Regular water well cleaning is vital for maintaining acceptable water quality and operational efficiency, and lowering maintenance costs. Water Quality Products Assistant Editor Amy McIntosh spoke with Neil Mansuy of Subsurface Technologies Inc. about the importance of regular water well cleaning and how it impacts overall well health.
The importance of regular water well cleaning and its impact on overall well health
Ongoing drought conditions in many parts of the U.S. are impacting water treatment systems using well water and municipal water alike. This can be advantageous, however, for water treatment dealers who use this as an opportunity to stay in contact with customers and offer education and additional services to help them through the drought.
The effects of drought on water supply & treatment systems
The view out my window as I write is white — the snow is falling quickly and heavily, with up to 8 in. expected by the end of the day. Schools are closed and the chatter around the office is whether the commute home will take two hours or three.
More than 20,000 people will benefit from new wells and well rehabilitation
As part of a five-year focus on water and sanitation projects in Malawi, World Vision announced a new partnership with charity: water, specifically targeting needs in communities where less than 50% of the population has access to clean water.
World Vision has a 35-year history of holistic community development work in Malawi, and this partnership will allow a collaborative effort to expand water interventions in many communities.
NGWA develops industry best suggested practice for water well system professionals
The National Ground Water Assn. (NGWA) has developed an industry best suggested practice (BSP) for water well system professionals to use regarding the emergency disinfection of flooded residential water wells.
The BSP, "Residential Water Well Disinfection Following a Flood":
Geology, wells, pumping contribute to groundwater level declines
Geologic barriers, the intermixing of water between aquifers through wells, and groundwater pumping contribute to the pattern of declines of groundwater levels in the Columbia Plateau, according to a report published by the U.S. Geological Survey.
Groundwater from the 44,000-sq-mile Columbia Plateau Regional Aquifer, a system in decline since the 1970s, is a critical resource for the nearly 1.3 million people in Idaho, Oregon and Washington. It also provides irrigation water for the region’s estimated $6-billion-per-year agriculture industry.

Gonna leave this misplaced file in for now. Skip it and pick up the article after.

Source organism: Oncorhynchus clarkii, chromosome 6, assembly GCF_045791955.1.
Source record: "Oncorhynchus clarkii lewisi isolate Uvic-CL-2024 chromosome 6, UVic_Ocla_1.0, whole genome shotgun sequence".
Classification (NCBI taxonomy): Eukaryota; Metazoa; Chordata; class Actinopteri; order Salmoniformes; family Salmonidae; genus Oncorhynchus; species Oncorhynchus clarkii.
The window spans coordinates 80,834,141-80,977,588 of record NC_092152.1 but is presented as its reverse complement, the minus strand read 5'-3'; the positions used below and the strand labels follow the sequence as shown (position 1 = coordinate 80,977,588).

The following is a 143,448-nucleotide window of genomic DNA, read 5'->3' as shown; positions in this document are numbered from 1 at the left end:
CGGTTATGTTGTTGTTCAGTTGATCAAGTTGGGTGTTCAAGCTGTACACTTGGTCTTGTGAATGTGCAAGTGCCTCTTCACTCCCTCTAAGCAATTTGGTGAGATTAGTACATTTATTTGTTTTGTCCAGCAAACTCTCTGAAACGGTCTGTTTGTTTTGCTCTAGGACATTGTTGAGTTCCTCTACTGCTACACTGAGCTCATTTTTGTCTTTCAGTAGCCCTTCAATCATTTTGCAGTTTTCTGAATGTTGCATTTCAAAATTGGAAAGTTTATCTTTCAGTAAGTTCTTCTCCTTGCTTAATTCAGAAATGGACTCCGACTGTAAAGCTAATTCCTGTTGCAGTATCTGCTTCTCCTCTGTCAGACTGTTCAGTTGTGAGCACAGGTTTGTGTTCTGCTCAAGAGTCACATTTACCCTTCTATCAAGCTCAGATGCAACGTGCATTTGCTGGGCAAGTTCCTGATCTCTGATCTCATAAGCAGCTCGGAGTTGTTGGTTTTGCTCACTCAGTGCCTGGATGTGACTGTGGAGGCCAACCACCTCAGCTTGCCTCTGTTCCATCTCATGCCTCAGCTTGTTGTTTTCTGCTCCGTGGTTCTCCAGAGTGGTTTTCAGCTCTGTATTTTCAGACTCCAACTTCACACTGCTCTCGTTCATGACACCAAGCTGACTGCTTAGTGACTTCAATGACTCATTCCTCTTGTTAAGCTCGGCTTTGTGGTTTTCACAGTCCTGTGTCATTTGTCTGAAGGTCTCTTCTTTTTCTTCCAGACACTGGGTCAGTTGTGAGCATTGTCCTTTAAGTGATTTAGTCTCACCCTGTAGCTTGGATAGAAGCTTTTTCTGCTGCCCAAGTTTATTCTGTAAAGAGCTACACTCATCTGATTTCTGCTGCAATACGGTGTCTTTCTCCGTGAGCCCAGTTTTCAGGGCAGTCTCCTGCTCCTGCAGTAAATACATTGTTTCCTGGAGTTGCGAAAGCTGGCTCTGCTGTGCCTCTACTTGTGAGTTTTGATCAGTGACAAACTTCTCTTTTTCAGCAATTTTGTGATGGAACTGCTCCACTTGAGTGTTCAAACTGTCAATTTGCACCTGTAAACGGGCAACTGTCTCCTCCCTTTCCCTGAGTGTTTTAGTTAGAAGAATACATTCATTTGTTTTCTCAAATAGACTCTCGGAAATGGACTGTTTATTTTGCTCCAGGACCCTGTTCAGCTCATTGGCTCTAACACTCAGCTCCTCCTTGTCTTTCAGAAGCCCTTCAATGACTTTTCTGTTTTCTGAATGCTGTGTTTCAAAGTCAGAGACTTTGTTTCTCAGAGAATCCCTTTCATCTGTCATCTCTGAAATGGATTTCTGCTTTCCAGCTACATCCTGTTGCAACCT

EPA orders cleanup to protect nearby public drinking water wells
The Lapwai School District in Lapwai, Idaho, must clean up an inactive drywell contaminated with solvents (trichloroethylene and perchloroethylene) to protect nearby public drinking water wells. The cleanup will be conducted under a legal order issued by the U.S. Environmental Protection Agency (EPA).
The drywell lies under an asphalt parking lot at the Lapwai School District bus maintenance facility (204 District Road in Lapwai), which is separated from the Lapwai Elementary School by a fence. Two drinking water wells are located about 150 ft northwest of the drywell.
On Sept. 22, 2011, TOPS Veterinary Rehabilitation in Grayslake, Ill., initiated a pilot test to study the effectiveness of HydroFlow’s water conditioning technology on its canine therapy pools. TOPS is in the business of veterinary rehabilitation, and one of the treatment options it often employs is hydro-treadmill therapy. The facility has two 1,000-gal therapy pools supported by a large, pool-sized sand filtration system, a dual-speed filtration pump and a booster pump for the jets.
Veterinary facility rehabs canine therapy pools with new treatment system
- Staying away from flooded well pumps and using bottled water prevent eletrical shock and sickness
In the event of water well flooding due to Hurricane Sandy, owners of household wells should take precautions to make sure their water is safe and the well is in good operating condition, according to the National Ground Water Assn. (NGWA).
When the well casing — the vertical pipe that extends above the ground’s surface — is topped by floodwater, it is assumed the well has been flooded. An obvious concern is that floodwater loaded with bacteria, chemicals or other pollutants may have gotten into the well.